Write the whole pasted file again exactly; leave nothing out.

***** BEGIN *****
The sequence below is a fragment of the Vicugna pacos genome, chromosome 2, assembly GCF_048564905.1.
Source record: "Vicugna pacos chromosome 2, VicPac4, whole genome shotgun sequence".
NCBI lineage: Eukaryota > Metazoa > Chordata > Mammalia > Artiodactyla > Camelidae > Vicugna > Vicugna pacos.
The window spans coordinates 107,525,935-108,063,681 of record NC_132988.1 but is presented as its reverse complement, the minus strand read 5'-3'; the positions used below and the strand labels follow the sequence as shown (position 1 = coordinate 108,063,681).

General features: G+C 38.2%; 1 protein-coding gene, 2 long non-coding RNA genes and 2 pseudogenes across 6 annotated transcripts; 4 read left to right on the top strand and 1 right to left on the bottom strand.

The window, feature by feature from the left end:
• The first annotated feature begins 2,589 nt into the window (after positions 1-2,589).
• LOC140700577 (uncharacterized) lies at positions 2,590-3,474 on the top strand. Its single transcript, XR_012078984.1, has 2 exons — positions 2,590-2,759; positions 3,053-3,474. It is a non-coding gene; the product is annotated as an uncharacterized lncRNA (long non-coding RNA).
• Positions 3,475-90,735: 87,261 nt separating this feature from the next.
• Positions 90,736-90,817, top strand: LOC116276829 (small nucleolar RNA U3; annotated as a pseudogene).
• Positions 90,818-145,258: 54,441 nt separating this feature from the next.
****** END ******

The sequence below is a fragment of the Vicugna pacos genome, chromosome 2, assembly GCF_048564905.1.
Source record: "Vicugna pacos chromosome 2, VicPac4, whole genome shotgun sequence".
NCBI lineage: Eukaryota > Metazoa > Chordata > Mammalia > Artiodactyla > Camelidae > Vicugna > Vicugna pacos.
The window spans coordinates 107,525,935-108,063,681 of record NC_132988.1 but is presented as its reverse complement, the minus strand read 5'-3'; the positions used below and the strand labels follow the sequence as shown (position 1 = coordinate 108,063,681).

General features: G+C 38.2%; 1 protein-coding gene, 2 long non-coding RNA genes and 2 pseudogenes across 6 annotated transcripts; 4 read left to right on the top strand and 1 right to left on the bottom strand.

The window, feature by feature from the left end:
• The first annotated feature begins 2,589 nt into the window (after positions 1-2,589).
• LOC140700577 (uncharacterized) lies at positions 2,590-3,474 on the top strand. Its single transcript, XR_012078984.1, has 2 exons — positions 2,590-2,759; positions 3,053-3,474. It is a non-coding gene; the product is annotated as an uncharacterized lncRNA (long non-coding RNA).
• Positions 3,475-90,735: 87,261 nt separating this feature from the next.
• Positions 90,736-90,817, top strand: LOC116276829 (small nucleolar RNA U3; annotated as a pseudogene).
• Positions 90,818-145,258: 54,441 nt separating this feature from the next.